Nine out of ten Nigerians, or 89 percent of the population, believe the country is going in the “wrong direction,” Afrobarometer, a non-partisan survey research network revealed in its recent report.
This is a 20-percentage-point increase from the year 2020, according to the organisation that has been conducting public opinion surveys on democracy, government, the economy, and society since 1999.
“Large majorities describe the country’s economic condition (85 percent) and their personal living conditions (71 percent) as “fairly bad” or “very bad,” according to Afrobarmoeter’s survey.
“Eight in 10 Nigerians (79 percent) experienced moderate or high levels of lived poverty during the previous year, up 20 percentage points compared to 2020.”
“Management of the economy (39 percent) and unemployment (35 percent) rank as the second-and third-most important problems that citizens want the government to address, outranked only by crime/insecurity (41 percent), it said.
These negative trends indicate Nigerians’ assessments of the country’s overall direction, its economic situation, and their personal living conditions have worsened significantly over the past two years, according to the Afrobarometer’s survey released February 2023.
Despite these difficulties, seven in 10 Nigerians (70 percent) say democracy is preferable to any other kind of government and that management of the economy and unemployment join crime/insecurity and electricity as the most important problems that citizens want the next administration to address,” the report report noted.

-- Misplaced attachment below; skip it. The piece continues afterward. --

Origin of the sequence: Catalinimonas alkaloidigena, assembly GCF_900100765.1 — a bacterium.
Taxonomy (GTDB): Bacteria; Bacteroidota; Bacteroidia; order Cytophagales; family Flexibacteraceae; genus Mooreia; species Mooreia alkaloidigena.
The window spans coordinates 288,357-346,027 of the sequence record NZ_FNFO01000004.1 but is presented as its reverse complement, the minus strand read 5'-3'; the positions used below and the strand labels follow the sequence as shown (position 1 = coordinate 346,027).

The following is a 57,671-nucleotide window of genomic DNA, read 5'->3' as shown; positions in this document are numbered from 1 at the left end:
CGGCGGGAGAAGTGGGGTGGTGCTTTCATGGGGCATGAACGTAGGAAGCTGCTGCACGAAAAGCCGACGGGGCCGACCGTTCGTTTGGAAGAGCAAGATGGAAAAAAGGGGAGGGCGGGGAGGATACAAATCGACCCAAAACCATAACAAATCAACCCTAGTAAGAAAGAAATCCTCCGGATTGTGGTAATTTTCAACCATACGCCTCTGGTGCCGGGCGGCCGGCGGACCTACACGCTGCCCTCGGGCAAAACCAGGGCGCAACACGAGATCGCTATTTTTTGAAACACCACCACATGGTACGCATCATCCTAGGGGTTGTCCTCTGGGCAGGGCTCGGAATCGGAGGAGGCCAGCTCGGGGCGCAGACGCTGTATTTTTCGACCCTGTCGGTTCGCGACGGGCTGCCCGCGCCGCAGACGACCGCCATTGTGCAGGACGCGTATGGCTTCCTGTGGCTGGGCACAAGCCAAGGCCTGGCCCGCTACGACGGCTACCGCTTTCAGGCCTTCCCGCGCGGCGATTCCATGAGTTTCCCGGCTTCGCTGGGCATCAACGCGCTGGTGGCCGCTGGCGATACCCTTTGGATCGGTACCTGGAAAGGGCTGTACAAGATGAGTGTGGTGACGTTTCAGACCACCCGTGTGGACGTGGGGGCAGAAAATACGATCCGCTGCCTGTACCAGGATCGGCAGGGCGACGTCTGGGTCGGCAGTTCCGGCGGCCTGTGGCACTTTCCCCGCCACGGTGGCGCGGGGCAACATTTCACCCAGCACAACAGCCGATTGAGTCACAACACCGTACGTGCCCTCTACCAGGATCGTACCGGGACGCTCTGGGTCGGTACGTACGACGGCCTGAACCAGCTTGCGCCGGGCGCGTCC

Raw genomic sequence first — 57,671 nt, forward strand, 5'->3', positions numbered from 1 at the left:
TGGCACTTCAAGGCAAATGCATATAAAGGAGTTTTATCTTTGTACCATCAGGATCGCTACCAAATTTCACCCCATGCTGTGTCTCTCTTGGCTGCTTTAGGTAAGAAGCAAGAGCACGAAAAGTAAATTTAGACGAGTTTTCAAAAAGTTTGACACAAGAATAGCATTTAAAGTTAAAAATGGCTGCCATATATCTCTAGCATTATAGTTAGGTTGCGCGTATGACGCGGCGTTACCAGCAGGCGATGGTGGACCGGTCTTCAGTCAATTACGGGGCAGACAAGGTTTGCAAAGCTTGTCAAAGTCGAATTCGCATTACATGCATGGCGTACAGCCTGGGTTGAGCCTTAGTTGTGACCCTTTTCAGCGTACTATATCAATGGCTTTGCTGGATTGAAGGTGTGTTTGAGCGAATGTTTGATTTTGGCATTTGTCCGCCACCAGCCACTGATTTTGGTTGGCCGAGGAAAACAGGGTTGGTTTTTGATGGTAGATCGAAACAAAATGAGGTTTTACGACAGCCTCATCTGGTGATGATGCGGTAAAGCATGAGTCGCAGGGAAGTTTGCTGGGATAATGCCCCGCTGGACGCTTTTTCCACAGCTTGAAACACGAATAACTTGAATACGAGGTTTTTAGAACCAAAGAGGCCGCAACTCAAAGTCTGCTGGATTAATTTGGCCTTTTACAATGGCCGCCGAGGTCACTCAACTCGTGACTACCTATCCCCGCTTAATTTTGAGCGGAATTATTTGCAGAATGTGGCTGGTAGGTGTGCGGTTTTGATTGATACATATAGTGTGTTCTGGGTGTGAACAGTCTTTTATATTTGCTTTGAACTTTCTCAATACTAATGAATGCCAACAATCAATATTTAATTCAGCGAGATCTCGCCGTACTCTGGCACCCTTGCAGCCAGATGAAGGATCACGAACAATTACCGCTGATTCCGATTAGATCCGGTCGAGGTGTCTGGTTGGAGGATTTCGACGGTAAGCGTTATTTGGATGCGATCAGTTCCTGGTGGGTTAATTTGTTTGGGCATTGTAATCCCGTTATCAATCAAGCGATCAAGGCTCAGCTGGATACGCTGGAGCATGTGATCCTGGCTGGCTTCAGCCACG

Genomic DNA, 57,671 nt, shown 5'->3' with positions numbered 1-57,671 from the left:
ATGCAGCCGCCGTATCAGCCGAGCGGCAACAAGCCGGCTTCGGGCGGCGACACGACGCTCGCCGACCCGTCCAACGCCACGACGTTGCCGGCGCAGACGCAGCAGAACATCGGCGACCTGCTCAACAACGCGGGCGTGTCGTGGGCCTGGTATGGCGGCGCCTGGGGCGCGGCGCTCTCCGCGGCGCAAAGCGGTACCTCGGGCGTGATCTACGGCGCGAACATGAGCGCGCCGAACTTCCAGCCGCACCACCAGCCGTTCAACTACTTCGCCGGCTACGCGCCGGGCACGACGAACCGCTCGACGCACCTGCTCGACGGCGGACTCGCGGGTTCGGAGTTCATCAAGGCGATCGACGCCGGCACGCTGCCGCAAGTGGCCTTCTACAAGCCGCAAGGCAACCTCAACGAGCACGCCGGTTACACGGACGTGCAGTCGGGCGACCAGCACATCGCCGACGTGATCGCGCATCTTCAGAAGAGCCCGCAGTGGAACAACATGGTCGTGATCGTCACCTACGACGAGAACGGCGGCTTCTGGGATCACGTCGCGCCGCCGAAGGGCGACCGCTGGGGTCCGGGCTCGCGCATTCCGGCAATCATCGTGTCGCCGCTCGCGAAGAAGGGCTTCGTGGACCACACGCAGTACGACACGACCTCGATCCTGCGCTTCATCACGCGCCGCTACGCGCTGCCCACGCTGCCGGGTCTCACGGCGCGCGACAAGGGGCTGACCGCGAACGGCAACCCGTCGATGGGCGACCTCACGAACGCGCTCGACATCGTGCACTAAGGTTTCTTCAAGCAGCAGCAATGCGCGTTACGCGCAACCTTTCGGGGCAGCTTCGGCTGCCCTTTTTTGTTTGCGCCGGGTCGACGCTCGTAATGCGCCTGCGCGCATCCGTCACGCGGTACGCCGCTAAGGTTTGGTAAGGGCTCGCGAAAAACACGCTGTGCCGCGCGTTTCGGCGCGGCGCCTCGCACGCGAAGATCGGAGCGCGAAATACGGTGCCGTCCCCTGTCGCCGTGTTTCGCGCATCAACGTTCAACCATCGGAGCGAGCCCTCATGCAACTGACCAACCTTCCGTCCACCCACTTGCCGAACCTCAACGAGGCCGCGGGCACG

Evidently, Nigerians trooped out to vote in the seventh democratic administration in a keenly contested election, February 25, 2023, which saw Bola Tinubu, of the ruling All Progressives Congress (APC) declared president-elect by the country’s electoral body.
In his acceptance speech on Wednesday, Tinubu said: “I thank the Nigerian people for their abiding belief in our democracy. I shall be a fair leader to all Nigerians. I will be in tune with your aspirations, charge up your energies and harness your talents to deliver a nation that we can be proud of.”
Assuring Nigerians of improved governance, the president-elect said, “You have bestowed upon me the highest honour you can bestow upon one individual. “In return, as your future president and commander-in-chief, I will give you my all. Peace, harmony, and prosperity will serve as the pillars of the society we seek to construct. When you see what we do in the next years, you will be proud to call yourself a Nigerian.”